A new buzzword which is fast emerging from the trenches is ‘Neuro Leadership’. In this era of Web 2.0, where everyone is aspiring to be an entrepreneur, leadership is an inevitable quality. The research on this field has really taken on, and neuro leadership is one of the most might-be-promising areas in this context.
In May, there was even a summit held. It was Neuro Leadership Summit in Asolo, Italy, where scientists mingled with executives from companies such as fashion house Hugo Boss and agribusiness giant Cargill. Participants ponied up $3,500 to attend the summit, which was held at CIMBA, an MBA program that has made the neuroscience of leadership core to its curriculum.
It was organized by David Rock, a leadership consultant who has been importing notions from neuroscience to help explain managerial behavior. Rock has been very instrumental in evangelising these notions and striving hard to blend the two fields of neuro science and managerial behaviour.
But (There is always a but), I have always remain apprehensive of mapping of abstract with the concrete. Leadership is a human quality, and quality is always abstract. It has always remain impossible to bring the abstract qualities within the disciplines of science. This has always created lots of books, speeches, articles, experts, evangelists and then failures.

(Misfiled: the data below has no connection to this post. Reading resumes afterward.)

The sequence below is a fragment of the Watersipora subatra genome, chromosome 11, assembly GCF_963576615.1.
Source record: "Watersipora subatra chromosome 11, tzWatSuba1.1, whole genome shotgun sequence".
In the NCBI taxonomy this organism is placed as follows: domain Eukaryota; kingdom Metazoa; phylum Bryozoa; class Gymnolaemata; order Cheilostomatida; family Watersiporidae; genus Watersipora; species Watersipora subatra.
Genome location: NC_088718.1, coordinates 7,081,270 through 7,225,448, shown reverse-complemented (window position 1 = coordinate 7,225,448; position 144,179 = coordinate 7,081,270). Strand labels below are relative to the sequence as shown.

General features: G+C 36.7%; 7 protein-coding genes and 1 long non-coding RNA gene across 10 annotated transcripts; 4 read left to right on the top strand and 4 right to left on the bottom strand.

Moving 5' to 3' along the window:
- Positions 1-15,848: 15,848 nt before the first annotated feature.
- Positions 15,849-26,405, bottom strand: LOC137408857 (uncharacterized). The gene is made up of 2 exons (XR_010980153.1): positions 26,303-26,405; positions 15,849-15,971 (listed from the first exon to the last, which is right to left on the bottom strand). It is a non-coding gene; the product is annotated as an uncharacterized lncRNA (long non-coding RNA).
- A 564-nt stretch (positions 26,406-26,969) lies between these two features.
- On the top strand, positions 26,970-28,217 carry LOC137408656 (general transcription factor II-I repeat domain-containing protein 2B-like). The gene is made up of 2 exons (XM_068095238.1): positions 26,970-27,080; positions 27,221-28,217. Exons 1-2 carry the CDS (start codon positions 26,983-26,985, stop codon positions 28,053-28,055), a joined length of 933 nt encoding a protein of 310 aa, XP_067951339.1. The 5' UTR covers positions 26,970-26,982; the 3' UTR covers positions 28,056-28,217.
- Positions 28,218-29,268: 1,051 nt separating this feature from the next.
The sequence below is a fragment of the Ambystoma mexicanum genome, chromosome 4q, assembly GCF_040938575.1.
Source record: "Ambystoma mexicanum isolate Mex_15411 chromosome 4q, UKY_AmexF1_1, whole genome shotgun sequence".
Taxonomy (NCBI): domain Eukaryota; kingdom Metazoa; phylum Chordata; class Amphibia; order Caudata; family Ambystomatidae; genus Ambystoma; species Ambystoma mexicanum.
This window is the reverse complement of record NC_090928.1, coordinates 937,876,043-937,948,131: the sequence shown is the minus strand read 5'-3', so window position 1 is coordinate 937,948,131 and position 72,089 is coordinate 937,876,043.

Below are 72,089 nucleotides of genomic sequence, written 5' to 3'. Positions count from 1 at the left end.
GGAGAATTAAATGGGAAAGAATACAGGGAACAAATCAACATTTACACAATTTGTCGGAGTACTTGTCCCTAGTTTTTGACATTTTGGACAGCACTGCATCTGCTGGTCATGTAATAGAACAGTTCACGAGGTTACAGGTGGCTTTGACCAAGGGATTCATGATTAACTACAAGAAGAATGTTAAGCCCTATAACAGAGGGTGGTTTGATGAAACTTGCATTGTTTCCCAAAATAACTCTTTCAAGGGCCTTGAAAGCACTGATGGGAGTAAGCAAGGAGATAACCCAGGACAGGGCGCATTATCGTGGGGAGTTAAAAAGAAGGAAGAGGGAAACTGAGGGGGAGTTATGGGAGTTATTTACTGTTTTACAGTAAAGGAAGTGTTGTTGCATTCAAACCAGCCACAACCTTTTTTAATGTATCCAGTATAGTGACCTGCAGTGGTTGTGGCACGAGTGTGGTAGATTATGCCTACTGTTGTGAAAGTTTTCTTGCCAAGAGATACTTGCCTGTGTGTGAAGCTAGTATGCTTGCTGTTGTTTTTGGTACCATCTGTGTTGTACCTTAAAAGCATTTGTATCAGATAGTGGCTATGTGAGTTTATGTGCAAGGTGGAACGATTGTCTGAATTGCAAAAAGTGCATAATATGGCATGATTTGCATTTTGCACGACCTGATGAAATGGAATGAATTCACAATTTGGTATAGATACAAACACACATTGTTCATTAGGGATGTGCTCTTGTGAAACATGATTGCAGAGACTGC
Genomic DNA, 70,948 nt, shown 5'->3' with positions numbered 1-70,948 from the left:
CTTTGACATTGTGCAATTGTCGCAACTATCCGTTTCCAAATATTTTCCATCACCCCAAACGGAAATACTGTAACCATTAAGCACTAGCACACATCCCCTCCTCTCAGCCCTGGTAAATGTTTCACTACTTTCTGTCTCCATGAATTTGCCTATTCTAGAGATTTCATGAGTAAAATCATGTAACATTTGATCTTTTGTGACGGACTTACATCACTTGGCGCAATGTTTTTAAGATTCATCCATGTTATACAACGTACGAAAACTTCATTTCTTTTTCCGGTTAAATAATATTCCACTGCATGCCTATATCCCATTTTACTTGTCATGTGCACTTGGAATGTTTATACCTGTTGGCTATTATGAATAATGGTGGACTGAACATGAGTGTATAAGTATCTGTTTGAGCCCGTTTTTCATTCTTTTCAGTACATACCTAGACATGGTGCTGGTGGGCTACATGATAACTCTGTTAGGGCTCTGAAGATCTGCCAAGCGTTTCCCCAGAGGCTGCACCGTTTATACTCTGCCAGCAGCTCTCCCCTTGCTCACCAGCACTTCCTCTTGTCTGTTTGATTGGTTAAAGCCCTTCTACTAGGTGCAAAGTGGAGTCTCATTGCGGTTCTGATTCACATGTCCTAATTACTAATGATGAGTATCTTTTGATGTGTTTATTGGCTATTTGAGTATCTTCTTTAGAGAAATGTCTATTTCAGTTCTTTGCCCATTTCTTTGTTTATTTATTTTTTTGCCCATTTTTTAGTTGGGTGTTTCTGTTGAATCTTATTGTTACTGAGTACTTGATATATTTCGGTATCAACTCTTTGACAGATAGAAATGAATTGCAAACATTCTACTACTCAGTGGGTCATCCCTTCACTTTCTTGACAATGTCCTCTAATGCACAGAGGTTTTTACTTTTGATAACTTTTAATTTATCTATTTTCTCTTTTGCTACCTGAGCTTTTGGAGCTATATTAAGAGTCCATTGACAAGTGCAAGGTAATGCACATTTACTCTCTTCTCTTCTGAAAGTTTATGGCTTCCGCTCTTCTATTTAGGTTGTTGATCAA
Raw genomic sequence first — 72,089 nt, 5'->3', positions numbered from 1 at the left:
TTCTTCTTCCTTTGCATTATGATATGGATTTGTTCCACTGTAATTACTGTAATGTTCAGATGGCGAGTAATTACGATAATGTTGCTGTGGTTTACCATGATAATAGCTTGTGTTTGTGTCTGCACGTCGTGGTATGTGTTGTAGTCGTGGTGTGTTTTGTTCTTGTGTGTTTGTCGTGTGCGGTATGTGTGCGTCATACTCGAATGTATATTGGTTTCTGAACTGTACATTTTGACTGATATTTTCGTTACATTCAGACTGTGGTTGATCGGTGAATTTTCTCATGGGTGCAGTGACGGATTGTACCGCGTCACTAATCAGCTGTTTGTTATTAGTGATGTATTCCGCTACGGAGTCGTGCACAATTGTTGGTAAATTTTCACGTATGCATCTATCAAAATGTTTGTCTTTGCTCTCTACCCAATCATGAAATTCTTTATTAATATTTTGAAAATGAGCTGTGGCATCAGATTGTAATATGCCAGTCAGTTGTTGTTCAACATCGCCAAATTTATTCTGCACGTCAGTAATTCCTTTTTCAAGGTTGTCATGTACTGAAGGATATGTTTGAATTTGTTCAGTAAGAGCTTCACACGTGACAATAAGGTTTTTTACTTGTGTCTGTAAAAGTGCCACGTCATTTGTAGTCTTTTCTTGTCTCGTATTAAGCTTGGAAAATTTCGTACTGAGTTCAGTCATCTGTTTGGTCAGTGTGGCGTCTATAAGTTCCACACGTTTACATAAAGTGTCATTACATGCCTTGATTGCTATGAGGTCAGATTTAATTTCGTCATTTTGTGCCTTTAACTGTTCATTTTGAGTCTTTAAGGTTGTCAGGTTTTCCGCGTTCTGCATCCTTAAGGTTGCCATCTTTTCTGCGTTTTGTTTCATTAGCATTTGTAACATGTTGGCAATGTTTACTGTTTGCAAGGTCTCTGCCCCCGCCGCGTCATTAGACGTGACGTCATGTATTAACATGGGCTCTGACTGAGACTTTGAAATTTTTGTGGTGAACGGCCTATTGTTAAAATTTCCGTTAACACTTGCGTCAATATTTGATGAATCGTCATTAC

Leadership is a very complex behaviour and it varies greatly from leader to leader, which is largely influenced by the background and the current situation. It’s complex, and I don’t believe there is one style or one answer. Leadership varies as much as leaders, teams, and situations vary. Neuroscience is a tool for understanding how and why people think about certain things in certain ways. when it gets matured, its finding could be utilized in suggesting the ways to polish or ignite the leadership, but it seem very unlikely that it could be used as a mainstream driving tool for leadership.
Leadership is a natural thing. You cannot just blow it inside anyone. Leaders are born, not made.